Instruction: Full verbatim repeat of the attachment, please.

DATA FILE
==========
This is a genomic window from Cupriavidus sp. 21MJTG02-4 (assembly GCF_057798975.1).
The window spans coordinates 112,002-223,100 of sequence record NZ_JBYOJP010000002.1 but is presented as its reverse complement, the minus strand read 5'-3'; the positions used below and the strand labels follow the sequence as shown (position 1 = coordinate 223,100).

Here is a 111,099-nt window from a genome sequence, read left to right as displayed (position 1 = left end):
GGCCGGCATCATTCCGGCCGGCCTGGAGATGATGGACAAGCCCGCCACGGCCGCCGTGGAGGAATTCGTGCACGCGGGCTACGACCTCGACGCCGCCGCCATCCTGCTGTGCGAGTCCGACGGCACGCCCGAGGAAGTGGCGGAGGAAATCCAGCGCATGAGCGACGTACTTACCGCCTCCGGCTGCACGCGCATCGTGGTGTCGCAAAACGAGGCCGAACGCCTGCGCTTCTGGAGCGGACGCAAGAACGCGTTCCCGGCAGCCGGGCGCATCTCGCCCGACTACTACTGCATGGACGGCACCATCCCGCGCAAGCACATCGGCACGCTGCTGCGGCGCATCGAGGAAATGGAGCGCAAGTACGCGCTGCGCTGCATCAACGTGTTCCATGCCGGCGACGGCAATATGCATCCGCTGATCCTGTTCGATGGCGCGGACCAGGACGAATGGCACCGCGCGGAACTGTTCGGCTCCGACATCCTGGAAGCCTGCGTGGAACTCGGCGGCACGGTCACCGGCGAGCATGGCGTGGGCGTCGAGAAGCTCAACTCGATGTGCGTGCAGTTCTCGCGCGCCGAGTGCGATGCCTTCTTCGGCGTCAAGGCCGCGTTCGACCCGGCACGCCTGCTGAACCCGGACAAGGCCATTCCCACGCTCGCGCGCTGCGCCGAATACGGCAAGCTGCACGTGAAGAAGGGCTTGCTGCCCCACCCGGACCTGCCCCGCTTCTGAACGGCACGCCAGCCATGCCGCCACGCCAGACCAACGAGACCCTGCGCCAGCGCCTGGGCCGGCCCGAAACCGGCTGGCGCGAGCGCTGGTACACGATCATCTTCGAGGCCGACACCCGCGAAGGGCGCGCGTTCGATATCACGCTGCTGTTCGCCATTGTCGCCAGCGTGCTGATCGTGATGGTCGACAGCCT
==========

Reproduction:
This is a genomic window from Cupriavidus sp. 21MJTG02-4 (assembly GCF_057798975.1).
The window spans coordinates 112,002-223,100 of sequence record NZ_JBYOJP010000002.1 but is presented as its reverse complement, the minus strand read 5'-3'; the positions used below and the strand labels follow the sequence as shown (position 1 = coordinate 223,100).

Here is a 111,099-nt window from a genome sequence, read left to right as displayed (position 1 = left end):
GGCCGGCATCATTCCGGCCGGCCTGGAGATGATGGACAAGCCCGCCACGGCCGCCGTGGAGGAATTCGTGCACGCGGGCTACGACCTCGACGCCGCCGCCATCCTGCTGTGCGAGTCCGACGGCACGCCCGAGGAAGTGGCGGAGGAAATCCAGCGCATGAGCGACGTACTTACCGCCTCCGGCTGCACGCGCATCGTGGTGTCGCAAAACGAGGCCGAACGCCTGCGCTTCTGGAGCGGACGCAAGAACGCGTTCCCGGCAGCCGGGCGCATCTCGCCCGACTACTACTGCATGGACGGCACCATCCCGCGCAAGCACATCGGCACGCTGCTGCGGCGCATCGAGGAAATGGAGCGCAAGTACGCGCTGCGCTGCATCAACGTGTTCCATGCCGGCGACGGCAATATGCATCCGCTGATCCTGTTCGATGGCGCGGACCAGGACGAATGGCACCGCGCGGAACTGTTCGGCTCCGACATCCTGGAAGCCTGCGTGGAACTCGGCGGCACGGTCACCGGCGAGCATGGCGTGGGCGTCGAGAAGCTCAACTCGATGTGCGTGCAGTTCTCGCGCGCCGAGTGCGATGCCTTCTTCGGCGTCAAGGCCGCGTTCGACCCGGCACGCCTGCTGAACCCGGACAAGGCCATTCCCACGCTCGCGCGCTGCGCCGAATACGGCAAGCTGCACGTGAAGAAGGGCTTGCTGCCCCACCCGGACCTGCCCCGCTTCTGAACGGCACGCCAGCCATGCCGCCACGCCAGACCAACGAGACCCTGCGCCAGCGCCTGGGCCGGCCCGAAACCGGCTGGCGCGAGCGCTGGTACACGATCATCTTCGAGGCCGACACCCGCGAAGGGCGCGCGTTCGATATCACGCTGCTGTTCGCCATTGTCGCCAGCGTGCTGATCGTGATGGTCGACAGCCT